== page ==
In the United States, autumn brings to mind spectacular displays of fall foliage, the somber turning of the seasons, and spooky Halloween festivities. In other parts of the world, a bounty of national and religious holidays fall within a three-week period from mid-September to early October. Sometimes this succession of holidays makes my job as a project manager in the language services industry quite a challenge. Assigning projects and meeting deadlines is complicated by the fact that so many people around the world are busy celebrating!

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Sept 17 and September 24:  Two Japanese National Holidays

For the Japanese, Keirou-no-hi [Respect for the Aged Day] is always celebrated on the third Monday of September, which in 2018 was Monday the 17th. On Keirou-no-hi, many neighborhoods will deliver o-bento boxes [boxed lunches] to the elderly. School-aged children might also perform in keiroukai shows, where senior citizens are treated to traditional songs and dances followed by tea and dessert. Shubun No Hi marks the Autumnal Equinox. This year the public holiday celebrating the turning of the seasons will be observed on Monday, September 24th. Many people will head back to their hometowns to tend to the graves of their ancestors, leaving offerings of sweet rice balls to help nourish their loved ones in the next world.

September 19: Yom Kippur, or Day of Atonement

This year, the Jewish holiday of Rosh Hashana took place September 9th through the 11th. During this time, Jewish families all over the world convened for festive, food-filled celebrations of the Jewish New Year.  The more somber Day of Atonement, Yom Kippur, fell on September 19.  Yom Kippur is the last of the days of penitence following Rosh Hashana. On this day, Jewish people worship, pray, and fast.  No work should be done on the Day of Atonement, and in our city of Philadelphia, the public schools were closed in honor of it.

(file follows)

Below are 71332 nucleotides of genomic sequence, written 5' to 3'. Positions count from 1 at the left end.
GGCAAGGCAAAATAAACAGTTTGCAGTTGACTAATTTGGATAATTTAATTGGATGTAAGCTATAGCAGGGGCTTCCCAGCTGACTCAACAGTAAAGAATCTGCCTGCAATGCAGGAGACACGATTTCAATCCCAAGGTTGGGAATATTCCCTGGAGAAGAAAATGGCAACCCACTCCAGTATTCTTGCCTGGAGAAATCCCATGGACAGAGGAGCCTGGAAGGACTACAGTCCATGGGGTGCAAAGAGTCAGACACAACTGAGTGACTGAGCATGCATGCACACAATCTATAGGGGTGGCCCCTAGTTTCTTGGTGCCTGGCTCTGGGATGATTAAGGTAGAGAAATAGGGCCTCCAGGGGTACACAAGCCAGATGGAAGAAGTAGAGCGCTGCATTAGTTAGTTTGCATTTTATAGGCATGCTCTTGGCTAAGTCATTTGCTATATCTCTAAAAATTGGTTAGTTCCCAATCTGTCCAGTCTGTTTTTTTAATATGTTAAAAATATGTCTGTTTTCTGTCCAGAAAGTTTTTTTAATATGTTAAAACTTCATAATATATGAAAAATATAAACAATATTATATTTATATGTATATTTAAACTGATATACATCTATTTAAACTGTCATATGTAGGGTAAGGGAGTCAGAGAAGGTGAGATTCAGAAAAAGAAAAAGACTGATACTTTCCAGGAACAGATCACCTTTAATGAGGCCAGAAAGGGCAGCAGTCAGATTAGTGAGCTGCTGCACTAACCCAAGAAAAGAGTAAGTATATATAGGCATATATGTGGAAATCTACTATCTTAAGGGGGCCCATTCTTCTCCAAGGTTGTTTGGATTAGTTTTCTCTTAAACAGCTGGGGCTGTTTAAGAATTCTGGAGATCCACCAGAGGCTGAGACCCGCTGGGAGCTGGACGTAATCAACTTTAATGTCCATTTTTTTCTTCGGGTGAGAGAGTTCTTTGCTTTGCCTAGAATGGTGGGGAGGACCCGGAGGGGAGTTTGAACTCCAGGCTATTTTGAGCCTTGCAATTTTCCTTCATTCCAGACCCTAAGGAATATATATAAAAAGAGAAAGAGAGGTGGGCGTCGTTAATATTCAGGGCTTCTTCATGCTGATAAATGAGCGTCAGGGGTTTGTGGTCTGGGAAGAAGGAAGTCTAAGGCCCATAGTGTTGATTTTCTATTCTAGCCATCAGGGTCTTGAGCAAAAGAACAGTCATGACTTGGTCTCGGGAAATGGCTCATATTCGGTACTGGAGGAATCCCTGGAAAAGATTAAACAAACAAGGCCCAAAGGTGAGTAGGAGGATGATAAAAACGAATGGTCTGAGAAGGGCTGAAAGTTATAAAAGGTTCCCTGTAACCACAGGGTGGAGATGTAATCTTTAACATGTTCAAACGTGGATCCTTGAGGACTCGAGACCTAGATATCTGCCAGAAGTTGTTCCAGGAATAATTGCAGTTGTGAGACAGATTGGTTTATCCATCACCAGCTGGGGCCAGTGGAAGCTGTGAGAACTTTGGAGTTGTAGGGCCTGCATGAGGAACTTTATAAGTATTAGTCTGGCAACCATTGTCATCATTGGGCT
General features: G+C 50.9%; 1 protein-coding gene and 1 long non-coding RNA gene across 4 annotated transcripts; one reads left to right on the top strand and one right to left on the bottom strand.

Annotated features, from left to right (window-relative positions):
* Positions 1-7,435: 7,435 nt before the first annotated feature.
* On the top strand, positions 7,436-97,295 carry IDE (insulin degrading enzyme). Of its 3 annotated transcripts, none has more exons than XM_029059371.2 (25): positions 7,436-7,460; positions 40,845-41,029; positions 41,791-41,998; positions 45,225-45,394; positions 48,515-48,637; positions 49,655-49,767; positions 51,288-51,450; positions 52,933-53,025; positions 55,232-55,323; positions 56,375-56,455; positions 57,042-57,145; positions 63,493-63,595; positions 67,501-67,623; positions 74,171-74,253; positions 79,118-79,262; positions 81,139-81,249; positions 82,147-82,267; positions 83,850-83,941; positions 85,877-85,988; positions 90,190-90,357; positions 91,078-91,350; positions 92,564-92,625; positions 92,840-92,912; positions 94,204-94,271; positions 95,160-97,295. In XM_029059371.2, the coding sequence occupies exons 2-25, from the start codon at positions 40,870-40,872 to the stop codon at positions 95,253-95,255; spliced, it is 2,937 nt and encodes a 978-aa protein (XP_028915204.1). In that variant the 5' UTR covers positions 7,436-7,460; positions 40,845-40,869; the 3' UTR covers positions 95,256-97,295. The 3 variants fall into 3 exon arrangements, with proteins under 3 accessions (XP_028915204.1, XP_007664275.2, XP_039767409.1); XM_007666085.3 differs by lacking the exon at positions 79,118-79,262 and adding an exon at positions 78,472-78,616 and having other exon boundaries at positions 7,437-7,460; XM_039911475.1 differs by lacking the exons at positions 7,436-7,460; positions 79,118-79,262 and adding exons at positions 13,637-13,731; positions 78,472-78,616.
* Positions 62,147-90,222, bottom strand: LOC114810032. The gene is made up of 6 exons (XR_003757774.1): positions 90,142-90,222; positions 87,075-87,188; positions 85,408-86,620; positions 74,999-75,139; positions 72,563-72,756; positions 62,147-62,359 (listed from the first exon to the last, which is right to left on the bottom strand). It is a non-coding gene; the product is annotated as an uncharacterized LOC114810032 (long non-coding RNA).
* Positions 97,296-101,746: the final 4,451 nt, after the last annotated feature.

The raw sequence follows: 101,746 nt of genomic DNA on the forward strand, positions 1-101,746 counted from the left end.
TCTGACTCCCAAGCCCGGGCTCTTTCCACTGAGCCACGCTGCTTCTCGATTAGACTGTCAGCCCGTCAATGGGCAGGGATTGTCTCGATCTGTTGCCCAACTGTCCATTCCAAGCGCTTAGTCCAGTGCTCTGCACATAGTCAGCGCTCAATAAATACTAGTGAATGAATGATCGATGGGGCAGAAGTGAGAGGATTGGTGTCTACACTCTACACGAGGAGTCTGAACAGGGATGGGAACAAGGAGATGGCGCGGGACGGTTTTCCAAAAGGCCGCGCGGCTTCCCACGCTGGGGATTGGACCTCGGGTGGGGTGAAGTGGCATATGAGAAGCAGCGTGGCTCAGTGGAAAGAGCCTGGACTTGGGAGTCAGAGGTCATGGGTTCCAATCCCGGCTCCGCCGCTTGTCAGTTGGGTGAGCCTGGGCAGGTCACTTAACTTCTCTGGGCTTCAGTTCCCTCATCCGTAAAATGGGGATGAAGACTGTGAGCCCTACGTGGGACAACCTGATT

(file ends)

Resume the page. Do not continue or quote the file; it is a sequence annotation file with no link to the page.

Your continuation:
September 24:  The Mid-Autumn Moon Festival in China

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In China and parts of Vietnam, September 24th ushered in the Mid-Autumn Festival or Moon Festival. The festival’s origins are rooted in the Tang Dynasty (618-907) tradition of worshiping the full moon after an abundant harvest. Families gather to share meals, hang multicolored lanterns, and admire the moon’s beauty. One of the most popular traditions is the sharing of mooncakes: round pastries with numerous fillings from sweet lotus paste to savory minced pork and mixed nuts.

October 1: National Day in China

This year, The Moon Festival occurred one week before China’s National Day on October 1st. National Day is the first day of Golden Week, a five-day holiday commemorating the founding of the People’s Republic of China. National Day has become one of China’s busiest and most lucrative times for tourism. It’s also a bit harder to staff Chinese-language translation jobs during this period.

September 23-26: Chuseok in Korea

Chuseok, once known as Hangawi, is the harvest festival celebrated by North and South Koreans on the 15th day of the 8th month of the lunar calendar, on the full moon. Also known as the Korean Thanksgiving, Chuseok begins on the 23rd (a Sunday) and will be celebrated as a public holiday over the next three business days.  Traditionally, Koreans return to their hometowns with their families, causing traffic jams much like those we experience during the Thanksgiving holiday in the US.

October 3 and October 9: Two more Korean holidays

A week later, Koreans will celebrate Gaecheonjeol, a holiday recognizing the founding of the first Korean state of Gojoseon in 2333 BC.  Unlike Chuseok, which is determined by the lunar calendar, National Foundation Day always occurs on October 3.  Six days later, on October 9, South Koreans will celebrate another fixed-day holiday: Hangeul Day, which commemorates the 15th-century invention and proclamation of the native alphabet of the Korean language by one of the most honored rulers in Korean history, King Sejong the Great. (North Koreans observe Hangeul Day on January 15).

Across the globe, autumn is not only a time to celebrate change, but also a time for reunions between families and friends.  As a translation project manager, I communicate with people all over the world, and keeping track of the variety of world celebrations is both fun and informative.  However, it can also be a bit overwhelming—I learned just how vital is it to plan ahead and have a back-up plan. Late September and early October sees the convergence of many different holidays across many different cultures.  After that, we can relax a bit… and get ready for the winter holiday season!

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